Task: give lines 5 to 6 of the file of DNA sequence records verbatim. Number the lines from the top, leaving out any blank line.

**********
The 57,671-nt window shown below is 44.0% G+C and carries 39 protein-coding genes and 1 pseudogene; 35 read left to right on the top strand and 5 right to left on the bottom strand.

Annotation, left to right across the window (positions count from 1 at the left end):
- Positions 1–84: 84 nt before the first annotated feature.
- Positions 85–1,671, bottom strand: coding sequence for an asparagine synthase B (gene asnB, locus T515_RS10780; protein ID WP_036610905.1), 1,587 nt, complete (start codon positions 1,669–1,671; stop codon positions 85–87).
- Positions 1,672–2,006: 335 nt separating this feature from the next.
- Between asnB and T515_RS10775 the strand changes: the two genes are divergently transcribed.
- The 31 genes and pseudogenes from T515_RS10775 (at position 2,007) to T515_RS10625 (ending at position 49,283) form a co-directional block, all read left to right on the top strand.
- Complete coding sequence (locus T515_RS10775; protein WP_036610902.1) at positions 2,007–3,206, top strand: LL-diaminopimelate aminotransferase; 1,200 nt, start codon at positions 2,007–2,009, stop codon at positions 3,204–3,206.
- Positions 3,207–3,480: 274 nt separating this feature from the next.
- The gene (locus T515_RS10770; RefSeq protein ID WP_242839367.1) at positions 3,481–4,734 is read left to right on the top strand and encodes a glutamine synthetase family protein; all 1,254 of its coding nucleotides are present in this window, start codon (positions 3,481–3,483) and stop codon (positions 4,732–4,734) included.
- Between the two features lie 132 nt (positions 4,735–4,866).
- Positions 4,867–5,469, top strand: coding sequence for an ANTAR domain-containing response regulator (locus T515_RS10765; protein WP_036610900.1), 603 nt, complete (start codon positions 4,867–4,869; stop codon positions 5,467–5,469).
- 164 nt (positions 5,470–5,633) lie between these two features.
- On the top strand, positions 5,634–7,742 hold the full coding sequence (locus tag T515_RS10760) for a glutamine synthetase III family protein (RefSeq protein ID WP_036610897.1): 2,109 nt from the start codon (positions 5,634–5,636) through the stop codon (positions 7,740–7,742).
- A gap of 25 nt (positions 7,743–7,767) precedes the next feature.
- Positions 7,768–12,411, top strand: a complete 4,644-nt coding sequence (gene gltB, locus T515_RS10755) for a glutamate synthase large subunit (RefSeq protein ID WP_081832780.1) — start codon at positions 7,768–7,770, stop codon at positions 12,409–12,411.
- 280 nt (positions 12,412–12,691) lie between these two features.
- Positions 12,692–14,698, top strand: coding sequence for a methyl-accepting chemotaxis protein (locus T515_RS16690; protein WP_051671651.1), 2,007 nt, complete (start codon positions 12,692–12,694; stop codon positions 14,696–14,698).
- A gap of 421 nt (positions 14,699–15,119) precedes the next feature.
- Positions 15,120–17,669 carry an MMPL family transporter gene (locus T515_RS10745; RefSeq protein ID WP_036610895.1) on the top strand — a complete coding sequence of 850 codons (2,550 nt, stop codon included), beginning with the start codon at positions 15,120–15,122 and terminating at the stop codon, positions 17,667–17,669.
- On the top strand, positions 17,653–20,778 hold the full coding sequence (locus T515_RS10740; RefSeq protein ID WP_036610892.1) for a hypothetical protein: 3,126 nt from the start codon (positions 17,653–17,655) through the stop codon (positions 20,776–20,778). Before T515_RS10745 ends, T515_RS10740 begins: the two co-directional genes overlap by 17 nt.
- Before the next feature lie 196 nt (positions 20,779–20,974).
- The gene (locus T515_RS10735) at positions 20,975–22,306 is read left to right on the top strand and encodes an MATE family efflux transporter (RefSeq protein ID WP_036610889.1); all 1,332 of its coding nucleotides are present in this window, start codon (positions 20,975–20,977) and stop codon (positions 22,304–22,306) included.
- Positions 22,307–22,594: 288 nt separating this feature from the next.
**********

- Positions 1,672–2,006: 335 nt separating this feature from the next.
- Between asnB and T515_RS10775 the strand changes: the two genes are divergently transcribed.